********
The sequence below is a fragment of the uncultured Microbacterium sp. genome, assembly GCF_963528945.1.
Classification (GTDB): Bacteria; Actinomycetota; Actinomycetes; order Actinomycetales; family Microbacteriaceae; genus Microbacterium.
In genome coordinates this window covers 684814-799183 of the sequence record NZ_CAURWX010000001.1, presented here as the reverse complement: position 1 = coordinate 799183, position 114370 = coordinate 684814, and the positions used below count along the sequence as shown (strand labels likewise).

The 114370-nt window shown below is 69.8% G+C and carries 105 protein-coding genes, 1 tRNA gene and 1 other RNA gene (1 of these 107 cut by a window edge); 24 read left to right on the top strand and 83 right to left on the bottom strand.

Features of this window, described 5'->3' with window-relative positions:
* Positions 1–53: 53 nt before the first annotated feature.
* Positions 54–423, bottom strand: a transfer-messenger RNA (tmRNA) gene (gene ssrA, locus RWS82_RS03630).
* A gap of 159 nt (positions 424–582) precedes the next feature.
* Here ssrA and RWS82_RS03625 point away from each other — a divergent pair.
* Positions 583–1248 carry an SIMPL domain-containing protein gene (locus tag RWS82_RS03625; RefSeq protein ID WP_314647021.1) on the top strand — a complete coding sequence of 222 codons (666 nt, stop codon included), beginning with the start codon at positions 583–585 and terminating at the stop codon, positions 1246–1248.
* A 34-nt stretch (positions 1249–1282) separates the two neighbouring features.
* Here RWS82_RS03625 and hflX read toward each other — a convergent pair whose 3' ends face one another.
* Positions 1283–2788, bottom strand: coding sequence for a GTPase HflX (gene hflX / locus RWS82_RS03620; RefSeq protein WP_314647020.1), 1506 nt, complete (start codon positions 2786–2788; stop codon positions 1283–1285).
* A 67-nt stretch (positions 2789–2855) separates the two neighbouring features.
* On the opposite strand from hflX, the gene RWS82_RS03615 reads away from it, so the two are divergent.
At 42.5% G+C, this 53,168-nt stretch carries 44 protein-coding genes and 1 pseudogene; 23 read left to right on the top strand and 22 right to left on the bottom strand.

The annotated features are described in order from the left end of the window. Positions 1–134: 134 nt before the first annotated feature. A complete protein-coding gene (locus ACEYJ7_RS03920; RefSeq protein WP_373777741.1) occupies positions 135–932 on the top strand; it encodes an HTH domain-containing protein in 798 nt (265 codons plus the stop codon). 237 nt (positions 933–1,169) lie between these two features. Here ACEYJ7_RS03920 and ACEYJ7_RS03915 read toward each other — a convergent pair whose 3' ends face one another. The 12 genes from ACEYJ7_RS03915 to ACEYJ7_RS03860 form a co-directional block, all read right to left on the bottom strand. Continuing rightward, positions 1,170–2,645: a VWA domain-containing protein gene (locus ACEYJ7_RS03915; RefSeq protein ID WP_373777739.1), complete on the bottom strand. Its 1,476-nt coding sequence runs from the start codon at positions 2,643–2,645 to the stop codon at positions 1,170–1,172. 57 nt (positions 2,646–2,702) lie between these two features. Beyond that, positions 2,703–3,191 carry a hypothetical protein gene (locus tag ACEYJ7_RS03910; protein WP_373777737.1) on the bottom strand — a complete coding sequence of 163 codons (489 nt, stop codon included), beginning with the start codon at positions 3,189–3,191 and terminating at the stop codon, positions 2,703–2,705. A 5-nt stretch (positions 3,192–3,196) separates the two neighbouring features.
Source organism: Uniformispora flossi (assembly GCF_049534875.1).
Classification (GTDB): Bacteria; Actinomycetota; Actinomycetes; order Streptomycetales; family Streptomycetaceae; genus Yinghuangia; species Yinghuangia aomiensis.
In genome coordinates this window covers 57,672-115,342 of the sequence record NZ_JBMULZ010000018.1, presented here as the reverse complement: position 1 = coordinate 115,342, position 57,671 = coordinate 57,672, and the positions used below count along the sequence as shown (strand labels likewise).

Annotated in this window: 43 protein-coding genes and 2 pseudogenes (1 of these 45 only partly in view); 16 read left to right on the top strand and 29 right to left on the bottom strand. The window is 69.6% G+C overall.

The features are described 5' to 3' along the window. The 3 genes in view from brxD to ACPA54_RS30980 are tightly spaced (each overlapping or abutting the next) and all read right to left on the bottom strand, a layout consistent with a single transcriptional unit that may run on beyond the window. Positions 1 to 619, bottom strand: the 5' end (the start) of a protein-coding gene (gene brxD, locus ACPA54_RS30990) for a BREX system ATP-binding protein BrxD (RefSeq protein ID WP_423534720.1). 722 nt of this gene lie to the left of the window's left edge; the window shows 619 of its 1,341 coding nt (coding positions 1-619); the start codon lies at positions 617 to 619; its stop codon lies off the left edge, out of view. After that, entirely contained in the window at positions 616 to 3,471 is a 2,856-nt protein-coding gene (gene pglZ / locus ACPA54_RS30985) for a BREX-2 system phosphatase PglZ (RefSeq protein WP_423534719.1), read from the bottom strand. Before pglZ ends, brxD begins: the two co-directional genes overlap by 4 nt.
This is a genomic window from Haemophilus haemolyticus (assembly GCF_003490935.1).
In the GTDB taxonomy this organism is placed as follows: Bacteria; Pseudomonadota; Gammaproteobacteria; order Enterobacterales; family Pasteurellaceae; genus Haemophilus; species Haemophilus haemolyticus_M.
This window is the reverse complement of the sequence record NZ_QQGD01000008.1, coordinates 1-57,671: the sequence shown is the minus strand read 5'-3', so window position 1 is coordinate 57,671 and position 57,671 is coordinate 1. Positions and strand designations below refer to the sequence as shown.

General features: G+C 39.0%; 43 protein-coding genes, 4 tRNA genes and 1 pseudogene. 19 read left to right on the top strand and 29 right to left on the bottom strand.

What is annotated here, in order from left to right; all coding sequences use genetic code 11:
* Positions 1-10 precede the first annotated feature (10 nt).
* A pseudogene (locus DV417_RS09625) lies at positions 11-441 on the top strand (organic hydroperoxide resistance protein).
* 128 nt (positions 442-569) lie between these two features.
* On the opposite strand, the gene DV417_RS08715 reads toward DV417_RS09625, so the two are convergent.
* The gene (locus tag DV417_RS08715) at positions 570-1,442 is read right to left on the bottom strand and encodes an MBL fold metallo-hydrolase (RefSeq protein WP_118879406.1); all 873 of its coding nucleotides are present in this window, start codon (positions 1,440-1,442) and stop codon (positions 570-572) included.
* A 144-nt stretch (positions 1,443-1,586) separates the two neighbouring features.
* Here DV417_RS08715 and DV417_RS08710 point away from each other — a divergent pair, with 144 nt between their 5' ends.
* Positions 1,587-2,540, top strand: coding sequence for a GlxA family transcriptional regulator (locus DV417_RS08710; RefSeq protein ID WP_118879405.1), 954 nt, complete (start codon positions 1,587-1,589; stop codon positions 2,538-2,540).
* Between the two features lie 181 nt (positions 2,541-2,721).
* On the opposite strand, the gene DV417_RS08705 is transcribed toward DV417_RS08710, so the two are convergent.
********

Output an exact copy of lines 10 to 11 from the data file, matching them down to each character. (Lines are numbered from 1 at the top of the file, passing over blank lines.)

* Positions 583–1248 carry an SIMPL domain-containing protein gene (locus tag RWS82_RS03625; RefSeq protein ID WP_314647021.1) on the top strand — a complete coding sequence of 222 codons (666 nt, stop codon included), beginning with the start codon at positions 583–585 and terminating at the stop codon, positions 1246–1248.
* A 34-nt stretch (positions 1249–1282) separates the two neighbouring features.